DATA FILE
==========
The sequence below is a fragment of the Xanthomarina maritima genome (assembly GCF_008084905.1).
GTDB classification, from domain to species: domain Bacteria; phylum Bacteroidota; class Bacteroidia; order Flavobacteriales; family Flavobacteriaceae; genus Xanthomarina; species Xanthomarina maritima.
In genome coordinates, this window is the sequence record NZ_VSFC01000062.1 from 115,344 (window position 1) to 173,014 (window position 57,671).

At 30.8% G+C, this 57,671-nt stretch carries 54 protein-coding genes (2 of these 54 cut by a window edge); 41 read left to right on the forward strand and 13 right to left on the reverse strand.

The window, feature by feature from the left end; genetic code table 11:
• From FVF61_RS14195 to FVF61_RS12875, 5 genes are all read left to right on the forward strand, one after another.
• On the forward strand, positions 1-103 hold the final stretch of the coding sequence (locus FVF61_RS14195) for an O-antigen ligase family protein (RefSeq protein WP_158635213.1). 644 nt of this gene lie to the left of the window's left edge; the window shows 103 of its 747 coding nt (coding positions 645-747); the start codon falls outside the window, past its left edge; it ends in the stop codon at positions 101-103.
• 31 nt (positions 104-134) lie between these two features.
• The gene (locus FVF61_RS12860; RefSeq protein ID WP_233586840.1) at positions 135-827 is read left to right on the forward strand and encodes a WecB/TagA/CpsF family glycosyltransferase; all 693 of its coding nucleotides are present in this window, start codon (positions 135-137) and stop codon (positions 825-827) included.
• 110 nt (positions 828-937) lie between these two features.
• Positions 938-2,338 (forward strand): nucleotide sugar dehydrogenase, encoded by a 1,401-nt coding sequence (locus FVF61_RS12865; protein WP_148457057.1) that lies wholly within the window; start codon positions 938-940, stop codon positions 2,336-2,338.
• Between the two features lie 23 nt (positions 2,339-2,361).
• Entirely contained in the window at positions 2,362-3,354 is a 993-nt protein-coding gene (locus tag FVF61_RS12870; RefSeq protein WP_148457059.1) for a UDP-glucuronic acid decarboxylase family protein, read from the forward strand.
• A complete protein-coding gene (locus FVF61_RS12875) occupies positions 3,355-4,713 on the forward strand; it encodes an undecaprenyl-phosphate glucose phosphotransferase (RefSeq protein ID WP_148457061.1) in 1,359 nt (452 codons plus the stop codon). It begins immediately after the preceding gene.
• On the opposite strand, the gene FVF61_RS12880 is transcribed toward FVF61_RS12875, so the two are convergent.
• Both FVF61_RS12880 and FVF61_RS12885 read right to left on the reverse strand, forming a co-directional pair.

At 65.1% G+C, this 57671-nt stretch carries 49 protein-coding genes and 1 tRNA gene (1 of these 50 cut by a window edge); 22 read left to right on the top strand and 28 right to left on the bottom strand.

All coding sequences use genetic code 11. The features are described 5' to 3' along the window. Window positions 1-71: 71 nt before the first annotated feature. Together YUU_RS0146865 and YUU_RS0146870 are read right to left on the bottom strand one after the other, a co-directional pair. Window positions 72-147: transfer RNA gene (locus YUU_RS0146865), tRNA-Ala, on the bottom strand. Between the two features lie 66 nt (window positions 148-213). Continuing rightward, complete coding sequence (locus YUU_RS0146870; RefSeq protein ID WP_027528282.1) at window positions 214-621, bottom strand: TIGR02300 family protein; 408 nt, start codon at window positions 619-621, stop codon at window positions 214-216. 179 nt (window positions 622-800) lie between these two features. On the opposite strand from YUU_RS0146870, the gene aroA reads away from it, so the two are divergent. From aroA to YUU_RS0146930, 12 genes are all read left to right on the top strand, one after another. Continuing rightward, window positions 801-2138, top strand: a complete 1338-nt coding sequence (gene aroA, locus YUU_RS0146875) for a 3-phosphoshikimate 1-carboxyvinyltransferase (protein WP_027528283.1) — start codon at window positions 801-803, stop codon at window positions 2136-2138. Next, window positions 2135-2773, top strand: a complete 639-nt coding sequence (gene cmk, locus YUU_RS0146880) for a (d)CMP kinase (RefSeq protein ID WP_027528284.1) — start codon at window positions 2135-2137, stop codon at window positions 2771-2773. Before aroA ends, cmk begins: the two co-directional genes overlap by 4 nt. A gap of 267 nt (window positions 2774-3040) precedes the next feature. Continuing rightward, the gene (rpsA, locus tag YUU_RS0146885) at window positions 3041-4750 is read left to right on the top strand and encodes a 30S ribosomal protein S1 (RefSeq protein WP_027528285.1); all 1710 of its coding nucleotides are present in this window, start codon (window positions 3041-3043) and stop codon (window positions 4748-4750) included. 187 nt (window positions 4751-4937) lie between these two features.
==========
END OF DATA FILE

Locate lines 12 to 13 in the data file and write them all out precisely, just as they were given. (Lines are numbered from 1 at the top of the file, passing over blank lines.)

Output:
• Between the two features lie 23 nt (positions 2,339-2,361).
• Entirely contained in the window at positions 2,362-3,354 is a 993-nt protein-coding gene (locus tag FVF61_RS12870; RefSeq protein WP_148457059.1) for a UDP-glucuronic acid decarboxylase family protein, read from the forward strand.